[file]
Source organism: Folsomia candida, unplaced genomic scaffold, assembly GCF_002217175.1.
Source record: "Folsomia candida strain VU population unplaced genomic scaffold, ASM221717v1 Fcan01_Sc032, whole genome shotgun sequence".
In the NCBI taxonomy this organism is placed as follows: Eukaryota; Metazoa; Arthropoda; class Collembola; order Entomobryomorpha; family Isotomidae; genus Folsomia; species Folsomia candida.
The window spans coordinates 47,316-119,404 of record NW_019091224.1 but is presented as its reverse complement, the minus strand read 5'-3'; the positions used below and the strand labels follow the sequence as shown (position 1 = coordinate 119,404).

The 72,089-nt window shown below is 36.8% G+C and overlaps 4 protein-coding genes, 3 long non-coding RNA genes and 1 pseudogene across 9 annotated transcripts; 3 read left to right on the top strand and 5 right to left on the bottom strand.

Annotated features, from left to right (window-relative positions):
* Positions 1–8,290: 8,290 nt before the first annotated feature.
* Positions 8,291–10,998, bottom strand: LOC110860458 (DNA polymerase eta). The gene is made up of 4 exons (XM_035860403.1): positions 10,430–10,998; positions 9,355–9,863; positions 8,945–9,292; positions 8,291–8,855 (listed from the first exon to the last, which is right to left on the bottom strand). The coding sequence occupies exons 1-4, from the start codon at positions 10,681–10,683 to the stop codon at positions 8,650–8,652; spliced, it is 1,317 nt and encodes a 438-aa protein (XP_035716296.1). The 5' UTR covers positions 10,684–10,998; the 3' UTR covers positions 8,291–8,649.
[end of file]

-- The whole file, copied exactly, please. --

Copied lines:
Source organism: Folsomia candida, unplaced genomic scaffold, assembly GCF_002217175.1.
Source record: "Folsomia candida strain VU population unplaced genomic scaffold, ASM221717v1 Fcan01_Sc032, whole genome shotgun sequence".
In the NCBI taxonomy this organism is placed as follows: Eukaryota; Metazoa; Arthropoda; class Collembola; order Entomobryomorpha; family Isotomidae; genus Folsomia; species Folsomia candida.
The window spans coordinates 47,316-119,404 of record NW_019091224.1 but is presented as its reverse complement, the minus strand read 5'-3'; the positions used below and the strand labels follow the sequence as shown (position 1 = coordinate 119,404).

The 72,089-nt window shown below is 36.8% G+C and overlaps 4 protein-coding genes, 3 long non-coding RNA genes and 1 pseudogene across 9 annotated transcripts; 3 read left to right on the top strand and 5 right to left on the bottom strand.

Annotated features, from left to right (window-relative positions):
* Positions 1–8,290: 8,290 nt before the first annotated feature.
* Positions 8,291–10,998, bottom strand: LOC110860458 (DNA polymerase eta). The gene is made up of 4 exons (XM_035860403.1): positions 10,430–10,998; positions 9,355–9,863; positions 8,945–9,292; positions 8,291–8,855 (listed from the first exon to the last, which is right to left on the bottom strand). The coding sequence occupies exons 1-4, from the start codon at positions 10,681–10,683 to the stop codon at positions 8,650–8,652; spliced, it is 1,317 nt and encodes a 438-aa protein (XP_035716296.1). The 5' UTR covers positions 10,684–10,998; the 3' UTR covers positions 8,291–8,649.